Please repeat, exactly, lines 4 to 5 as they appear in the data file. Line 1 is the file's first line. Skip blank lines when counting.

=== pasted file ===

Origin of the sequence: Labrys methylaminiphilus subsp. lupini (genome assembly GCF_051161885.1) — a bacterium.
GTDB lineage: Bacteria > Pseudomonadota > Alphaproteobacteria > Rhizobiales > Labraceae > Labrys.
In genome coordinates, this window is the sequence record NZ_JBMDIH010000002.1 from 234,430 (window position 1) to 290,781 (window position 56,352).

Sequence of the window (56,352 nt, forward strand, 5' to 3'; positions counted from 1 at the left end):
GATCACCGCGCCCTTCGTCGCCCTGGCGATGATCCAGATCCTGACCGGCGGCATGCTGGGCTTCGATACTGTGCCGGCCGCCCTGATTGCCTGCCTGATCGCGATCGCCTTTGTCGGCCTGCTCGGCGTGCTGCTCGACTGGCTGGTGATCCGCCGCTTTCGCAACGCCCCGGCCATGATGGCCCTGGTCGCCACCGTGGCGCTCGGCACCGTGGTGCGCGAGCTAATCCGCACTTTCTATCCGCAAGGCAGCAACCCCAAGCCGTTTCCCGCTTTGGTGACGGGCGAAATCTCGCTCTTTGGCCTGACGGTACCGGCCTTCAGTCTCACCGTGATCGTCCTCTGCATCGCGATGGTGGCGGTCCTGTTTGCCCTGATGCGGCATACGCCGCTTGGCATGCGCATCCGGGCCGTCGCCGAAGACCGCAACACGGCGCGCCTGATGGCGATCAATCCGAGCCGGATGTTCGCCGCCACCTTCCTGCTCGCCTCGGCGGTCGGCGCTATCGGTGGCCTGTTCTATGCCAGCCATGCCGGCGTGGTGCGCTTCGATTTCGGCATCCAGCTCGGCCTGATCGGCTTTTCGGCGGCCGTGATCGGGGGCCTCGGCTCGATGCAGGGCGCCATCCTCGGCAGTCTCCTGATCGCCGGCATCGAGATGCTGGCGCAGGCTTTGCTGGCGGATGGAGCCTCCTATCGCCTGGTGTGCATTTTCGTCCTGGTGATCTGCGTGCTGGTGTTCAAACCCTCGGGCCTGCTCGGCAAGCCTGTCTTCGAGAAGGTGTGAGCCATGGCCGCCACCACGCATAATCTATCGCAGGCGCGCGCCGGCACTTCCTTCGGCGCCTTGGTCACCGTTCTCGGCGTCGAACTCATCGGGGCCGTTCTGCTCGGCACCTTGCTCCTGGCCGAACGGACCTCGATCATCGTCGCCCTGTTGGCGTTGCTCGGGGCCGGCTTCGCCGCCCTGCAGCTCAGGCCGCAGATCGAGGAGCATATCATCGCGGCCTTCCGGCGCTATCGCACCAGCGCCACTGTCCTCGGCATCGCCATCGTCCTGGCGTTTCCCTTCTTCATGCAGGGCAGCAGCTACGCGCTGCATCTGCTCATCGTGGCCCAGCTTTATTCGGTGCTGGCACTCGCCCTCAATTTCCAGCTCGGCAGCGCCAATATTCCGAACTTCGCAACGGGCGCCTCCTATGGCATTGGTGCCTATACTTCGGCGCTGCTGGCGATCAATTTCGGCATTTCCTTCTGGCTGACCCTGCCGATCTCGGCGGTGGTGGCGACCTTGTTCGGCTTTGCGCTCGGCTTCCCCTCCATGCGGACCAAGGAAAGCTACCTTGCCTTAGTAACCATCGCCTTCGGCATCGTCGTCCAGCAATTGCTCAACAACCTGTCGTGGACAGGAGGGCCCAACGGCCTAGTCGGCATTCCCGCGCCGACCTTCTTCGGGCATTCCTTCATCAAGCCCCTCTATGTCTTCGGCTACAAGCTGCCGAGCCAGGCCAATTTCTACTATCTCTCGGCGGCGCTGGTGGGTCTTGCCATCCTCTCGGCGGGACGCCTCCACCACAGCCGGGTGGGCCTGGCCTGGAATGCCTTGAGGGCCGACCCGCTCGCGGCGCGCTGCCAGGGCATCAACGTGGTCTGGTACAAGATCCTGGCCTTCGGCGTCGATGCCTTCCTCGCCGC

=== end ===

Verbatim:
Sequence of the window (56,352 nt, forward strand, 5' to 3'; positions counted from 1 at the left end):
GATCACCGCGCCCTTCGTCGCCCTGGCGATGATCCAGATCCTGACCGGCGGCATGCTGGGCTTCGATACTGTGCCGGCCGCCCTGATTGCCTGCCTGATCGCGATCGCCTTTGTCGGCCTGCTCGGCGTGCTGCTCGACTGGCTGGTGATCCGCCGCTTTCGCAACGCCCCGGCCATGATGGCCCTGGTCGCCACCGTGGCGCTCGGCACCGTGGTGCGCGAGCTAATCCGCACTTTCTATCCGCAAGGCAGCAACCCCAAGCCGTTTCCCGCTTTGGTGACGGGCGAAATCTCGCTCTTTGGCCTGACGGTACCGGCCTTCAGTCTCACCGTGATCGTCCTCTGCATCGCGATGGTGGCGGTCCTGTTTGCCCTGATGCGGCATACGCCGCTTGGCATGCGCATCCGGGCCGTCGCCGAAGACCGCAACACGGCGCGCCTGATGGCGATCAATCCGAGCCGGATGTTCGCCGCCACCTTCCTGCTCGCCTCGGCGGTCGGCGCTATCGGTGGCCTGTTCTATGCCAGCCATGCCGGCGTGGTGCGCTTCGATTTCGGCATCCAGCTCGGCCTGATCGGCTTTTCGGCGGCCGTGATCGGGGGCCTCGGCTCGATGCAGGGCGCCATCCTCGGCAGTCTCCTGATCGCCGGCATCGAGATGCTGGCGCAGGCTTTGCTGGCGGATGGAGCCTCCTATCGCCTGGTGTGCATTTTCGTCCTGGTGATCTGCGTGCTGGTGTTCAAACCCTCGGGCCTGCTCGGCAAGCCTGTCTTCGAGAAGGTGTGAGCCATGGCCGCCACCACGCATAATCTATCGCAGGCGCGCGCCGGCACTTCCTTCGGCGCCTTGGTCACCGTTCTCGGCGTCGAACTCATCGGGGCCGTTCTGCTCGGCACCTTGCTCCTGGCCGAACGGACCTCGATCATCGTCGCCCTGTTGGCGTTGCTCGGGGCCGGCTTCGCCGCCCTGCAGCTCAGGCCGCAGATCGAGGAGCATATCATCGCGGCCTTCCGGCGCTATCGCACCAGCGCCACTGTCCTCGGCATCGCCATCGTCCTGGCGTTTCCCTTCTTCATGCAGGGCAGCAGCTACGCGCTGCATCTGCTCATCGTGGCCCAGCTTTATTCGGTGCTGGCACTCGCCCTCAATTTCCAGCTCGGCAGCGCCAATATTCCGAACTTCGCAACGGGCGCCTCCTATGGCATTGGTGCCTATACTTCGGCGCTGCTGGCGATCAATTTCGGCATTTCCTTCTGGCTGACCCTGCCGATCTCGGCGGTGGTGGCGACCTTGTTCGGCTTTGCGCTCGGCTTCCCCTCCATGCGGACCAAGGAAAGCTACCTTGCCTTAGTAACCATCGCCTTCGGCATCGTCGTCCAGCAATTGCTCAACAACCTGTCGTGGACAGGAGGGCCCAACGGCCTAGTCGGCATTCCCGCGCCGACCTTCTTCGGGCATTCCTTCATCAAGCCCCTCTATGTCTTCGGCTACAAGCTGCCGAGCCAGGCCAATTTCTACTATCTCTCGGCGGCGCTGGTGGGTCTTGCCATCCTCTCGGCGGGACGCCTCCACCACAGCCGGGTGGGCCTGGCCTGGAATGCCTTGAGGGCCGACCCGCTCGCGGCGCGCTGCCAGGGCATCAACGTGGTCTGGTACAAGATCCTGGCCTTCGGCGTCGATGCCTTCCTCGCCGC